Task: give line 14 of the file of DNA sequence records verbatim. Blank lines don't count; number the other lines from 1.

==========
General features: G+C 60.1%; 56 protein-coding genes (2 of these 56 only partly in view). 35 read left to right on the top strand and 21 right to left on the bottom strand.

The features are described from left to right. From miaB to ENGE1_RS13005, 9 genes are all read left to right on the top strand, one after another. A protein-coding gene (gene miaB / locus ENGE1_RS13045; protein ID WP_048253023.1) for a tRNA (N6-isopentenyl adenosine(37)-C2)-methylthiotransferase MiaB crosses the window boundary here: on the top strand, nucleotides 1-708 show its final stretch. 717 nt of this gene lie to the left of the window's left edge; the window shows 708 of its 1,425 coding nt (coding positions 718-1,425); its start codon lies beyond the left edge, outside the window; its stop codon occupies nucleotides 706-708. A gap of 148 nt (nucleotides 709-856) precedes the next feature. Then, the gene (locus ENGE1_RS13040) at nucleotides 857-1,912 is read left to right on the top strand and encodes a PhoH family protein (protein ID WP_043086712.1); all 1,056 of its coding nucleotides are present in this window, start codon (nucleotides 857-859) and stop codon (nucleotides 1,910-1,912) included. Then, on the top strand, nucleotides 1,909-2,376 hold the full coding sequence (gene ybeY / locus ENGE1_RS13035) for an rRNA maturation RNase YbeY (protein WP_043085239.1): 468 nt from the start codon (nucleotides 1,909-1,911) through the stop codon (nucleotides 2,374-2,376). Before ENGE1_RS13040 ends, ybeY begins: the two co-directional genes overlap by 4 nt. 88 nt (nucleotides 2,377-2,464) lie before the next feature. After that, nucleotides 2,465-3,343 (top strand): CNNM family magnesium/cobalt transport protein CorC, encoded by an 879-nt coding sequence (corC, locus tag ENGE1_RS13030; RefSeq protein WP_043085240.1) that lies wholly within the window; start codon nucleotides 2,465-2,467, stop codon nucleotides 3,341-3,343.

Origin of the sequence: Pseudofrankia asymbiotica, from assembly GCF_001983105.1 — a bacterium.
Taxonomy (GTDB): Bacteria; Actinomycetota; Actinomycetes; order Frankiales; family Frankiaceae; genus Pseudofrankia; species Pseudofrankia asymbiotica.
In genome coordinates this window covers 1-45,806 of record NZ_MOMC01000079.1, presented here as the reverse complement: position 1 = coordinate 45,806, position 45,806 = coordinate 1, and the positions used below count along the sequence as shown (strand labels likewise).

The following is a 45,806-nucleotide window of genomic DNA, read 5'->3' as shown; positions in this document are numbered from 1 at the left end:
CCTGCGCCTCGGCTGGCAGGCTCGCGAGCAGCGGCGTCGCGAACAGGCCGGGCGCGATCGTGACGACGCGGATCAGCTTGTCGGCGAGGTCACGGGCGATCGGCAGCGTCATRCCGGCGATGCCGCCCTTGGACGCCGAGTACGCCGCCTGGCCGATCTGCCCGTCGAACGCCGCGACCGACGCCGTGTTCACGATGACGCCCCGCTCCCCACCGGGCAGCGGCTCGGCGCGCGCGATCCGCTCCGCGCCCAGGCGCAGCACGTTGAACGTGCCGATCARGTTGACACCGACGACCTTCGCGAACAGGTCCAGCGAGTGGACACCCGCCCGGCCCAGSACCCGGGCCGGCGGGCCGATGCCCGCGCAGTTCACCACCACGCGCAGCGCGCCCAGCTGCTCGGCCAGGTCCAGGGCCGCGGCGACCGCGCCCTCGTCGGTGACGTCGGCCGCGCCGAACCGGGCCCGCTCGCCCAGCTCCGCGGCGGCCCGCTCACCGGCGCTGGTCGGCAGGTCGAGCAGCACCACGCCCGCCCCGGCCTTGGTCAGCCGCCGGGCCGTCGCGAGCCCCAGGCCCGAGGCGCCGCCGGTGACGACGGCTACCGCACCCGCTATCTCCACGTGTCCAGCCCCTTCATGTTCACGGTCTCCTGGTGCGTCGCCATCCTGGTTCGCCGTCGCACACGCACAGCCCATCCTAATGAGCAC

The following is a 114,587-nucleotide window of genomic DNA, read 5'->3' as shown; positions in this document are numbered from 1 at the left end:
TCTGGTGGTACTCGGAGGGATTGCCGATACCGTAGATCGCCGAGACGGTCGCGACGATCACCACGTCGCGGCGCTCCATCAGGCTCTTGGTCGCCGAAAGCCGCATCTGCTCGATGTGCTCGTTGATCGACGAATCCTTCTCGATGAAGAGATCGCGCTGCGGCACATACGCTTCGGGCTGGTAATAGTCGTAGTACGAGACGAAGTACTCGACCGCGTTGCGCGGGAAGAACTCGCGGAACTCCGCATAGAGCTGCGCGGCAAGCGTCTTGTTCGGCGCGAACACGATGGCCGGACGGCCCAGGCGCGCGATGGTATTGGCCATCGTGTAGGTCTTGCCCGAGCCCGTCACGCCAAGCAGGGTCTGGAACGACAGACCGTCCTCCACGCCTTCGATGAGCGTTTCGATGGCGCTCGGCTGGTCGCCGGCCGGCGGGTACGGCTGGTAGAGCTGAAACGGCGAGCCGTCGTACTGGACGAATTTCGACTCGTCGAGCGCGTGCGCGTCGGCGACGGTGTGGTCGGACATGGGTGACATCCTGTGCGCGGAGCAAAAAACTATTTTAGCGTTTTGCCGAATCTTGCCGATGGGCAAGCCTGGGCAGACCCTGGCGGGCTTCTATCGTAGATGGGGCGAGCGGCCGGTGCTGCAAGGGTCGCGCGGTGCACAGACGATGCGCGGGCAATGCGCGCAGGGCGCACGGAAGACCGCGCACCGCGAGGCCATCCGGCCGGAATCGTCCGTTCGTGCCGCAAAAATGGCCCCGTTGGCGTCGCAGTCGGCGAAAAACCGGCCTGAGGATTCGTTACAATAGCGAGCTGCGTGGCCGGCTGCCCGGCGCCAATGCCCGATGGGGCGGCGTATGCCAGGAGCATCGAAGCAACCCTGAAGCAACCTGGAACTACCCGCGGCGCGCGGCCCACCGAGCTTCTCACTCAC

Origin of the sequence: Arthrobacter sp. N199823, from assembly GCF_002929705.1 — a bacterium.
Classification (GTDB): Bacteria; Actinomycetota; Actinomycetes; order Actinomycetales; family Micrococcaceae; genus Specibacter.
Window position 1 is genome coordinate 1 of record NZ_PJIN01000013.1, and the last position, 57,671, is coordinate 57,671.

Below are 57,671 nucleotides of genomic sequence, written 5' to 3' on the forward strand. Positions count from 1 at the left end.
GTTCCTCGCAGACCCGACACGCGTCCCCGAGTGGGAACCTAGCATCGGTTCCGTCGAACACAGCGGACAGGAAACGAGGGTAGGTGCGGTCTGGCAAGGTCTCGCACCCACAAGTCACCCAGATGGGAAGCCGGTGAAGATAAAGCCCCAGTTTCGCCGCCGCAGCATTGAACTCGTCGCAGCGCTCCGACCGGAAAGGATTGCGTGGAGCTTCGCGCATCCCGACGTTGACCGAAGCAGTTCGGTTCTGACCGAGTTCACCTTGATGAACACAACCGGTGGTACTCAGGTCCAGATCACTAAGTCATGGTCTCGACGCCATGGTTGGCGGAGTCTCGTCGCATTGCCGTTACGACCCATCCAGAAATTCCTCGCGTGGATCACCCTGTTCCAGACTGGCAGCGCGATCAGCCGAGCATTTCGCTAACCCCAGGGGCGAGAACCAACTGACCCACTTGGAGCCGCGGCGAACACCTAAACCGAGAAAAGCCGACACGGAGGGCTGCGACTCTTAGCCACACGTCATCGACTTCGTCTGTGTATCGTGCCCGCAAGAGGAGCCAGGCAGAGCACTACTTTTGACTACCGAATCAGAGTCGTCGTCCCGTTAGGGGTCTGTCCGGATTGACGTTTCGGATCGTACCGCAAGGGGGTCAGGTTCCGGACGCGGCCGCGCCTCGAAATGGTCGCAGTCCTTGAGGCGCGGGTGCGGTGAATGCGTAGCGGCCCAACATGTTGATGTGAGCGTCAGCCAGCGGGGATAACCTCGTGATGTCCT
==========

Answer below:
GTTCCTCGCAGACCCGACACGCGTCCCCGAGTGGGAACCTAGCATCGGTTCCGTCGAACACAGCGGACAGGAAACGAGGGTAGGTGCGGTCTGGCAAGGTCTCGCACCCACAAGTCACCCAGATGGGAAGCCGGTGAAGATAAAGCCCCAGTTTCGCCGCCGCAGCATTGAACTCGTCGCAGCGCTCCGACCGGAAAGGATTGCGTGGAGCTTCGCGCATCCCGACGTTGACCGAAGCAGTTCGGTTCTGACCGAGTTCACCTTGATGAACACAACCGGTGGTACTCAGGTCCAGATCACTAAGTCATGGTCTCGACGCCATGGTTGGCGGAGTCTCGTCGCATTGCCGTTACGACCCATCCAGAAATTCCTCGCGTGGATCACCCTGTTCCAGACTGGCAGCGCGATCAGCCGAGCATTTCGCTAACCCCAGGGGCGAGAACCAACTGACCCACTTGGAGCCGCGGCGAACACCTAAACCGAGAAAAGCCGACACGGAGGGCTGCGACTCTTAGCCACACGTCATCGACTTCGTCTGTGTATCGTGCCCGCAAGAGGAGCCAGGCAGAGCACTACTTTTGACTACCGAATCAGAGTCGTCGTCCCGTTAGGGGTCTGTCCGGATTGACGTTTCGGATCGTACCGCAAGGGGGTCAGGTTCCGGACGCGGCCGCGCCTCGAAATGGTCGCAGTCCTTGAGGCGCGGGTGCGGTGAATGCGTAGCGGCCCAACATGTTGATGTGAGCGTCAGCCAGCGGGGATAACCTCGTGATGTCCT